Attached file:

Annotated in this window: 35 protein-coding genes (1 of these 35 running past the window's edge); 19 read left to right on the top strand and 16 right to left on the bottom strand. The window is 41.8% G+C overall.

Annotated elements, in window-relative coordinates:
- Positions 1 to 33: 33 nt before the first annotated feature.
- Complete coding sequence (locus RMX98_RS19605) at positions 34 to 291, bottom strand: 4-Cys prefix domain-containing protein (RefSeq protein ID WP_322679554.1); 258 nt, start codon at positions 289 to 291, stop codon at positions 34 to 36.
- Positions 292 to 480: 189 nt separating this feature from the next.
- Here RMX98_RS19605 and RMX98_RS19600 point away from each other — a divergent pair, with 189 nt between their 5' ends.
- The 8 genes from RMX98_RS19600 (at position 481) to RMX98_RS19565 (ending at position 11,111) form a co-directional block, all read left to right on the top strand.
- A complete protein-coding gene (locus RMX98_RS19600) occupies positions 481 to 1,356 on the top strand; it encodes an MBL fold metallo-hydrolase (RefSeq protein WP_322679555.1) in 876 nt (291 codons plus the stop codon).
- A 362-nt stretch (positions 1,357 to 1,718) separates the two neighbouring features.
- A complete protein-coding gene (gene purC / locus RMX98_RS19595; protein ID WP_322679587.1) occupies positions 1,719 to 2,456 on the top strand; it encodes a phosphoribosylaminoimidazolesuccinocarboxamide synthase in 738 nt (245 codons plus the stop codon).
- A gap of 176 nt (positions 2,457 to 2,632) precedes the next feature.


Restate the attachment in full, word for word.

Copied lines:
Annotated in this window: 35 protein-coding genes (1 of these 35 running past the window's edge); 19 read left to right on the top strand and 16 right to left on the bottom strand. The window is 41.8% G+C overall.

Annotated elements, in window-relative coordinates:
- Positions 1 to 33: 33 nt before the first annotated feature.
- Complete coding sequence (locus RMX98_RS19605) at positions 34 to 291, bottom strand: 4-Cys prefix domain-containing protein (RefSeq protein ID WP_322679554.1); 258 nt, start codon at positions 289 to 291, stop codon at positions 34 to 36.
- Positions 292 to 480: 189 nt separating this feature from the next.
- Here RMX98_RS19605 and RMX98_RS19600 point away from each other — a divergent pair, with 189 nt between their 5' ends.
- The 8 genes from RMX98_RS19600 (at position 481) to RMX98_RS19565 (ending at position 11,111) form a co-directional block, all read left to right on the top strand.
- A complete protein-coding gene (locus RMX98_RS19600) occupies positions 481 to 1,356 on the top strand; it encodes an MBL fold metallo-hydrolase (RefSeq protein WP_322679555.1) in 876 nt (291 codons plus the stop codon).
- A 362-nt stretch (positions 1,357 to 1,718) separates the two neighbouring features.
- A complete protein-coding gene (gene purC / locus RMX98_RS19595; protein ID WP_322679587.1) occupies positions 1,719 to 2,456 on the top strand; it encodes a phosphoribosylaminoimidazolesuccinocarboxamide synthase in 738 nt (245 codons plus the stop codon).
- A gap of 176 nt (positions 2,457 to 2,632) precedes the next feature.